Fortunately, most divers and snorkelers only need either negative distance correction lenses, or gauge reading corrective lenses — clear or planar on top and a lower pane with positive correction for reading.
Those who opt for prescription masks should consider purchasing two customised masks in case of loss or damage to one of them, as it can be exceptionally hard to find a replacement in many of the world's remote dive destinations.
Consult your Optometrist
We strongly recommend that you consult your optometrist about which underwater vision correction solution is best for you. Please feel free to show them this information, plus the more detailed information in the Prescription Lens Masks section of our online dive store. Your optometrist will be able to work out which solutions are available to you and make recommendations as to what to get.
Your optometrist will also be able to provide the full details you need to order a prescription lens mask. If you choose to go with a corrective lens mask, your optometrist will give you the best spherical correction dioptre values for your left and right eyes given the half dioptre increments of corrective lenses.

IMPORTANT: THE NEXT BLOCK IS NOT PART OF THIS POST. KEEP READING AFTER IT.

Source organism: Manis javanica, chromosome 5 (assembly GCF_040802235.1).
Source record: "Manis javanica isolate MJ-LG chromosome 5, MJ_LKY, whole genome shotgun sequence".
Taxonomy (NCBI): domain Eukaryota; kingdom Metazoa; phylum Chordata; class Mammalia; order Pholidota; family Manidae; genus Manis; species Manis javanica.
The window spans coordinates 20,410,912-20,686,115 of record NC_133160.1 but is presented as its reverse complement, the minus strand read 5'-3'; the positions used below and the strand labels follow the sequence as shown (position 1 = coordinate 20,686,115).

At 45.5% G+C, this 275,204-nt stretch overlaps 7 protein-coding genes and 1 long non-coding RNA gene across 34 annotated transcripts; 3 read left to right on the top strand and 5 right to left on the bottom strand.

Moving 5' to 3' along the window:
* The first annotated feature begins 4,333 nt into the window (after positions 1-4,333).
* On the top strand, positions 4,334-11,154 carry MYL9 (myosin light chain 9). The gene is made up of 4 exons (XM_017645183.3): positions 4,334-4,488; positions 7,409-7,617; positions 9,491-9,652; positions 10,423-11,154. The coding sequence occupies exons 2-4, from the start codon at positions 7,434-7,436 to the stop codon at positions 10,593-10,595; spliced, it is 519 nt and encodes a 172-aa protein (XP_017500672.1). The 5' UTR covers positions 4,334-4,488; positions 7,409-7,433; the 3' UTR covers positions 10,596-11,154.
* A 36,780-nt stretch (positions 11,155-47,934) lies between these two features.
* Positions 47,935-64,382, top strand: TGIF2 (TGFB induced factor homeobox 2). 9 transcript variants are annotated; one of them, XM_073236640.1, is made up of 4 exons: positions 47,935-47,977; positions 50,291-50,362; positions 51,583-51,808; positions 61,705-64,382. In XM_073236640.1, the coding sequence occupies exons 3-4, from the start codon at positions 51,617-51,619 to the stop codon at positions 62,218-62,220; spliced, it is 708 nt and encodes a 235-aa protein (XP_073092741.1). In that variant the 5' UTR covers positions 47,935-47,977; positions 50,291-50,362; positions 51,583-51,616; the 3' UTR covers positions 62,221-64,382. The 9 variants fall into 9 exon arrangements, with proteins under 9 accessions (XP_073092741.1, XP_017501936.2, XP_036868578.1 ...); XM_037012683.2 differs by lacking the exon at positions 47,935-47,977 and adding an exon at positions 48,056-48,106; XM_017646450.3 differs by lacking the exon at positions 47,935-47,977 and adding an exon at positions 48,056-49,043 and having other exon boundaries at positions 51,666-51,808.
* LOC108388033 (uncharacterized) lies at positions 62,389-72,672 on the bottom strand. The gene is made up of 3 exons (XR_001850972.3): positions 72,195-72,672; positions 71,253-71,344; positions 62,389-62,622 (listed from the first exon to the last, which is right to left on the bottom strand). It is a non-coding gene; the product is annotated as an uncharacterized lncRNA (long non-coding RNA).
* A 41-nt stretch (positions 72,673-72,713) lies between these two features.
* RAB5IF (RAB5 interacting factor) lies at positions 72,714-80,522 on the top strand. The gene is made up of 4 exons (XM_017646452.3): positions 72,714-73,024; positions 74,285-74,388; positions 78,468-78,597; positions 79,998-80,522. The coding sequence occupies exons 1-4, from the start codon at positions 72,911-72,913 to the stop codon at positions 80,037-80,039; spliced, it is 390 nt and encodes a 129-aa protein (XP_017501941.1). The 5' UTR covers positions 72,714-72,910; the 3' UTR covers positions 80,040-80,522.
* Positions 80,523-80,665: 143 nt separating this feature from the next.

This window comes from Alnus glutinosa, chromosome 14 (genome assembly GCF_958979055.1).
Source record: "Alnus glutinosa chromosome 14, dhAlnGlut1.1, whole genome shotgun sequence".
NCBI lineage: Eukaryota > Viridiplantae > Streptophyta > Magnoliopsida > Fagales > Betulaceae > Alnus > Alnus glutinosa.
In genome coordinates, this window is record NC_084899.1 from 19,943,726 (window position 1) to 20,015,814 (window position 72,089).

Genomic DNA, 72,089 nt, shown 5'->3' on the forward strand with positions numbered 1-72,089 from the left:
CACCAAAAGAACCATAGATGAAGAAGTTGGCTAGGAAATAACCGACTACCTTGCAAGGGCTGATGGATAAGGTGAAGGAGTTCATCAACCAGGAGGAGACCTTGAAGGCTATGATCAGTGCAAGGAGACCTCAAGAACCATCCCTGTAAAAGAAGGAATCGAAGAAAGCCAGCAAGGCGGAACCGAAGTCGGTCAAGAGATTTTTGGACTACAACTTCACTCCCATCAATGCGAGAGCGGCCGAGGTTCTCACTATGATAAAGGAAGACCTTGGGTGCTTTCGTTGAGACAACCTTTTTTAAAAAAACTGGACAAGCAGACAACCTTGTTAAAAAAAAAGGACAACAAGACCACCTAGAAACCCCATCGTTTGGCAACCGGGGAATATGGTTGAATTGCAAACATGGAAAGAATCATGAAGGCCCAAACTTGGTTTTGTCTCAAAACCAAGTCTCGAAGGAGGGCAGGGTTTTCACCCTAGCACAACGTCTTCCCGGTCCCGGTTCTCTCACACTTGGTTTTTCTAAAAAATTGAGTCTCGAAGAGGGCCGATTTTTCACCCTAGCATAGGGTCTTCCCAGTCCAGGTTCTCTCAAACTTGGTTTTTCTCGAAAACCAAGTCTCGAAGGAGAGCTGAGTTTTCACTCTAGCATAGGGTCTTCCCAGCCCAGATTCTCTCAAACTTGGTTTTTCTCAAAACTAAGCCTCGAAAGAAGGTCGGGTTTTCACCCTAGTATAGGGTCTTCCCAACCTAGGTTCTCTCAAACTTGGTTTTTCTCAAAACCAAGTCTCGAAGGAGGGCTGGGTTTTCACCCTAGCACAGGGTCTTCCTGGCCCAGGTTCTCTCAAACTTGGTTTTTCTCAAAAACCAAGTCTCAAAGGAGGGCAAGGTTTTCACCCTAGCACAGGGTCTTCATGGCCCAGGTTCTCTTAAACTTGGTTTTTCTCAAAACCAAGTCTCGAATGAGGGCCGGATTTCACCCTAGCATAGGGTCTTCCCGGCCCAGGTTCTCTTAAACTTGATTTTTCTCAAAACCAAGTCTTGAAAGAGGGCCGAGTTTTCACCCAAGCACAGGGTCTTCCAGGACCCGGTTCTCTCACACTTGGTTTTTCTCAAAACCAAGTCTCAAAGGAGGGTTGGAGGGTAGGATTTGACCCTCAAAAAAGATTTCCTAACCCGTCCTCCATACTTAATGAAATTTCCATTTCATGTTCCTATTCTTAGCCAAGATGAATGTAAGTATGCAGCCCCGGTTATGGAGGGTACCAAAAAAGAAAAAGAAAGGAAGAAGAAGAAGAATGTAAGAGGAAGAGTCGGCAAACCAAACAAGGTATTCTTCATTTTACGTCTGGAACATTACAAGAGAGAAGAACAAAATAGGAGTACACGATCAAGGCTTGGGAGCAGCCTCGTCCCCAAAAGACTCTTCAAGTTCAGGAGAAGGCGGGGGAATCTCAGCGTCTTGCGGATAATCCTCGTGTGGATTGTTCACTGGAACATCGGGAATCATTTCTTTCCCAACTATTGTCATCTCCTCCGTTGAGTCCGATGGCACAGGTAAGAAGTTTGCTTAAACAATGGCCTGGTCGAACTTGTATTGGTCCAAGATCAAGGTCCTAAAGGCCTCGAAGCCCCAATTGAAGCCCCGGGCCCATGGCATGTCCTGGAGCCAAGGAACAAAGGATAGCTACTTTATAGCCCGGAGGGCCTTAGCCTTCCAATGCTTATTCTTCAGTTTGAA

Melbourne: David Glennie is an optometrist and experienced scuba diver. His team can check your eyes and translate your script into the values we need for your corrective lenses. They can even show you how it will work.
David Glennie, Karingal Optical
Shop 39, Karingal Hub, 330 Cranbourne Road, Frankston VIC 3199
Tel. 03 9789 4811 www.optometristfrankston.com.au
Whatever your preference, there are plentiful corrective options available to ensure that everyone can see clearly to experience the beauty and wonder of the underwater world.